BOOM IN THE SUBURBS
For the past six months it has been illegal to buy a rifle, shotgun or pistol in Philadelphia without a police permit. The would-be hunter must supply photographs of himself, fill out a form, be fingerprinted and wait at least 20 days for police to find out if he is a criminal, an alcoholic or a nut. Has this reduced crime? At this stage, no police official will say so. For one thing, any would-be buyer can go to a nearby suburb and buy his gun there. It is illegal to bring the weapon back into Philadelphia without a permit, but hundreds must be doing just that because gun sales in the city are off as much as 90% in some stores and there is no evidence that Philadelphians have given up hunting or target shooting to that extent.
"Actually," said Chief Inspector Harry Fox, "we already have had more homicides than in all of 1964 and from the top of my head I'd guess that about 40% involved guns. But the number of homicides has kept climbing every year and we have no way of knowing whether this year's rate is any lower than it would have been without our effort to keep guns out of the hands of irresponsible persons."
As of mid-October, 1,472 permits had been issued (gun sales previously averaged 2,600 a month) and 43 applicants were turned down. A J.C. Penney store in the suburbs reported it is selling twice as many weapons as it did before the Philadelphia law went into effect.
It would not take a Philadelphia lawyer to prove that this law has been about as effective as the 18th Amendment.
RED TAPE ON THE GREEN
There is a possibility that Jack Nicklaus can never become a Class A member of the Professional Golfers' Association of America—and thus never be able to play on the U.S. Ryder Cup team or be eligible for the Vardon Trophy. The trophy is awarded to the PGA member with the lowest scoring average for 80 rounds or more of "official" PGA tournament play in each calendar year.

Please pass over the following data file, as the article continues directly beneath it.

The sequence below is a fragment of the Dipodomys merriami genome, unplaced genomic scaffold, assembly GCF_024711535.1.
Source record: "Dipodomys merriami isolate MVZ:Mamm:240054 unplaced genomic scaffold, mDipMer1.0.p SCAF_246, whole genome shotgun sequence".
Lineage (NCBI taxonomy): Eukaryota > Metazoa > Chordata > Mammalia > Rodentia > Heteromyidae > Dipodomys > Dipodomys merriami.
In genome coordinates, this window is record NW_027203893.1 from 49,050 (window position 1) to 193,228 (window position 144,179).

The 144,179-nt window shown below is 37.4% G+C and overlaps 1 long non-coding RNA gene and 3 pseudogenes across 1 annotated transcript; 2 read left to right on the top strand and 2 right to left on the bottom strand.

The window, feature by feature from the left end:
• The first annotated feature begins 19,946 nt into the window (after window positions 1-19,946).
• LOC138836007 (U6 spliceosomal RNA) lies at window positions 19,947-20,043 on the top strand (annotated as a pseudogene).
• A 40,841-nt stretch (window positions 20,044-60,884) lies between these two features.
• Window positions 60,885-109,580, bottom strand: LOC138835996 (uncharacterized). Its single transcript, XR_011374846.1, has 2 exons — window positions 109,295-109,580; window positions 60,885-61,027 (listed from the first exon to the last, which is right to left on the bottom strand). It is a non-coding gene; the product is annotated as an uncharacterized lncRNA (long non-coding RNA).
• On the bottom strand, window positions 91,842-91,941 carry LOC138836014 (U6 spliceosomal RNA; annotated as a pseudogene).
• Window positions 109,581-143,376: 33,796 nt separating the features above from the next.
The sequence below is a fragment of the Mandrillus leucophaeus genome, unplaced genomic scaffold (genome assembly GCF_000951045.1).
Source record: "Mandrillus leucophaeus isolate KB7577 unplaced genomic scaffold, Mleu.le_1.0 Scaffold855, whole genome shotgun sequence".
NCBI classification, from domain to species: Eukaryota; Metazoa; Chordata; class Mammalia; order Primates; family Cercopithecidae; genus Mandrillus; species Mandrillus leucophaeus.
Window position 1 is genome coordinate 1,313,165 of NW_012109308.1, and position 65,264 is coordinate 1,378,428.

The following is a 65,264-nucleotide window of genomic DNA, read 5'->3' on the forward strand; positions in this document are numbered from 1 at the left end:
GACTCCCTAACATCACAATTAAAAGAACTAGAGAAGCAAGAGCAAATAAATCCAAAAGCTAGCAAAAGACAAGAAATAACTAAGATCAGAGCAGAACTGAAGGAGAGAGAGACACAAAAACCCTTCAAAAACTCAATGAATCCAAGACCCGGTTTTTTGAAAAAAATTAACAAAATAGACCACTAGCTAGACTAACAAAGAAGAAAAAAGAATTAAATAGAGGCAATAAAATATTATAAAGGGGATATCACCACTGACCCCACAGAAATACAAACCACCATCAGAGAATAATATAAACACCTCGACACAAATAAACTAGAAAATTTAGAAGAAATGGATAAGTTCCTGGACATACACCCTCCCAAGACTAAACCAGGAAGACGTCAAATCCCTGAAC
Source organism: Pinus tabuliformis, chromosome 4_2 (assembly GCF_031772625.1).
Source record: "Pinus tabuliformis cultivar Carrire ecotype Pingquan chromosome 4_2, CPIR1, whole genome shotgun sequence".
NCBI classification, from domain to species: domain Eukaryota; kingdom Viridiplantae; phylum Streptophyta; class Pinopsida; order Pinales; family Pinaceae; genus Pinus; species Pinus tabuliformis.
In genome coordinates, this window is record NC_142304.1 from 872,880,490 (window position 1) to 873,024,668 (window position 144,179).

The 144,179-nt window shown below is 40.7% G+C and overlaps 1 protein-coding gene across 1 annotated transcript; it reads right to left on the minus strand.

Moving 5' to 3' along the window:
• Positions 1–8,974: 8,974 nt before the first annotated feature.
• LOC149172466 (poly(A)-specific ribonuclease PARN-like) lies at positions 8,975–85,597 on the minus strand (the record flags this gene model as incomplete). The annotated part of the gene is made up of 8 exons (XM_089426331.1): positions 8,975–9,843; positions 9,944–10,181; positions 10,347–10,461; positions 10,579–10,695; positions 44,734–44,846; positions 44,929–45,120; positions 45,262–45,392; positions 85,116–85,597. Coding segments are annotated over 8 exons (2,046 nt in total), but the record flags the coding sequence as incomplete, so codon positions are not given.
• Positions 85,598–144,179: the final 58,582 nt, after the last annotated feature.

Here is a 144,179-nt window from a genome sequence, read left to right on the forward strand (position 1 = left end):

Nicklaus has been competing on the PGA tournament circuit as an "approved tournament player" for the past four years while fulfilling his five-year probationary period for Class A membership. But this year he will be unable to compete in the minimum of 25 PGA events required in each of the probationary years because, when he mapped out his tournament schedule for 1965, he included the scheduled Miami Beach Open as the 25th and last of his required tournaments. But the Miami Beach event was canceled (the sponsors were unable to come up with the $55,000 purse) and Jack found that his crowded itinerary for the rest of the year would permit him to make no substitutions.
Last week he asked the 14-man executive committee of the PGA to make an exception in his case. If it should rule against him, it probably means that he will never become a Class A member of the PGA, because, like Arnold Palmer and Gary Player, he plans to play in considerably fewer U.S. tournaments in the future. Nicklaus has made a real effort in the past four years to meet the PGA requirement and become a Class A member.
Something must be wrong in a system that would keep the country's best golfer from full membership in his own PGA.